All eyes would be on the Senate whether it allows independent lieutenant governor candidate Ray Yumul to sit and participate in their regular session on Thursday, despite what senators acknowledged as Yumul’s violation of the constitution by not resigning as a senator upon the August 13 certification of his candidacy in the Nov. 4 general elections.
Yumul also pre-filed a resolution commending an individual for a faithful service to the community on Aug. 15, the supposed “effective date” of his “personal leave” as per his Aug. 12 memo.
Senate President Ralph Torres (R-Saipan) said as of yesterday, they have not received a resignation letter from Yumul.
Sen. Pete Reyes (Ind-Saipan) reiterated his call yesterday for Yumul to “do the right thing.”
Yumul’s standing at the Senate has been drawing reaction from the public, since this newspaper carried the story on Friday. Some community members said the Senate itself should do the right thing.
The Senate Rules and Procedures Committee, which Senate vice president Victor Hocog (R-Rota) heads, has yet to come up with a written recommendation to the full body as to Yumul’s standing at the Senate.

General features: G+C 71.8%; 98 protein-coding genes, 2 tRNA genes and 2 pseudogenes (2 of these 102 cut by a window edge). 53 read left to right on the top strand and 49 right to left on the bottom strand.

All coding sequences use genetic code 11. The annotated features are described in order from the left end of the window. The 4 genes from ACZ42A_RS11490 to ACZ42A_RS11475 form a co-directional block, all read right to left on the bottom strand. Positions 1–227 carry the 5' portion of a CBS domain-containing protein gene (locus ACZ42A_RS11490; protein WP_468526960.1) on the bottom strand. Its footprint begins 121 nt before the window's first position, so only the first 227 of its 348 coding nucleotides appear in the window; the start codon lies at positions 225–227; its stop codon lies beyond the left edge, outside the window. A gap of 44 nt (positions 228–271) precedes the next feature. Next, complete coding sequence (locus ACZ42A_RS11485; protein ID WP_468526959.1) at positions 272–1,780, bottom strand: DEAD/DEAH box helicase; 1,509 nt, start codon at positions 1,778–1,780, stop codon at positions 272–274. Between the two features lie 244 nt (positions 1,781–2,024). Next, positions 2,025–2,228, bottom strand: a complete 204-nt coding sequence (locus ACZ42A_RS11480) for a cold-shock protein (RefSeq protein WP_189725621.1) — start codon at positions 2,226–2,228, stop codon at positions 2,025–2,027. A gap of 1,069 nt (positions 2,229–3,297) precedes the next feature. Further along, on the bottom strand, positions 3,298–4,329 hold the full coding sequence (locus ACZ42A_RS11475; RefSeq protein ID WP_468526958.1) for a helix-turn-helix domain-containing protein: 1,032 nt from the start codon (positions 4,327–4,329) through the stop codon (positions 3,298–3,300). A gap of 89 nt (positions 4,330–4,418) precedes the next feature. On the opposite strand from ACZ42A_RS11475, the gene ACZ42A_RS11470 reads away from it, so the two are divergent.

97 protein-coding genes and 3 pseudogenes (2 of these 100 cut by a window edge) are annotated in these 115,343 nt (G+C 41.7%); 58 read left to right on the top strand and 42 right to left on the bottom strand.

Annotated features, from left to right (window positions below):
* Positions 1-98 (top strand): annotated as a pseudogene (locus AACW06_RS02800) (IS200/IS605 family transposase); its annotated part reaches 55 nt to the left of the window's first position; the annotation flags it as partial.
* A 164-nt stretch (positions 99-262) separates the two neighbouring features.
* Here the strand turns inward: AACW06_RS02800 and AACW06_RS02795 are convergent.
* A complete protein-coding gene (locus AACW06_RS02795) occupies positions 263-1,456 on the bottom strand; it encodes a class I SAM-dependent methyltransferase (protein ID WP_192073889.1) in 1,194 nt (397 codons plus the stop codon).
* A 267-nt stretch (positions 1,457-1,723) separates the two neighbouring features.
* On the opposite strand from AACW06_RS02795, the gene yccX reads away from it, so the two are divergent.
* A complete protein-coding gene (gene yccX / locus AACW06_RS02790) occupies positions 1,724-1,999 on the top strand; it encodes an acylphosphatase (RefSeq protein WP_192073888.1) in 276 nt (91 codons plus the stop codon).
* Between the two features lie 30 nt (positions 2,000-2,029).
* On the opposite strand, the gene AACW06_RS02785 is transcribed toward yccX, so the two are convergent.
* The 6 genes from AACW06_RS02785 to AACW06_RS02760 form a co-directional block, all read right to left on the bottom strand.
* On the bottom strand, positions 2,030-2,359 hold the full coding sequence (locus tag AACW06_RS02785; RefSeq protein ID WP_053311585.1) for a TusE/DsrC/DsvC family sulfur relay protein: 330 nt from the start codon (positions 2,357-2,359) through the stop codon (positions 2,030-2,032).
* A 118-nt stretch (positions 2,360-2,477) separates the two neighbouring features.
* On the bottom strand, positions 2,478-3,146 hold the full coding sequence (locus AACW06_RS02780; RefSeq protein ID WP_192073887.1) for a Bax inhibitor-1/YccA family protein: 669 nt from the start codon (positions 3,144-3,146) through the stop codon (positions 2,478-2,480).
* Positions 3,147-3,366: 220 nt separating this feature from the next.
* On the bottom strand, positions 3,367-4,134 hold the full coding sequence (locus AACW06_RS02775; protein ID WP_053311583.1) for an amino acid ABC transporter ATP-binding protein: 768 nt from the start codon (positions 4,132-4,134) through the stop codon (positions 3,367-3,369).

“The Constitution takes precedence over politics,” Hocog said.
Article 8 Section 5 of the NMI Constitution reads, “Resignation from Public Office. An elected public official shall resign from office upon certification to be a candidate for another public office, if the term of the office sought begins before the end of the term of the office held.”
An earlier plan to hold a special session today has been scrapped. The Senate will proceed with its regular session scheduled for Thursday at 2pm.
Yumul, who was elected senator in 2012, has been a certified independent candidate for lieutenant governor since Wednesday. He is running with former House speaker Heinz S. Hofschneider.
Rudy Santos, 77, said Yumul seems to want to hold on to his Senate seat should he lose the election. Santos said it seems Yumul is not confident about winning.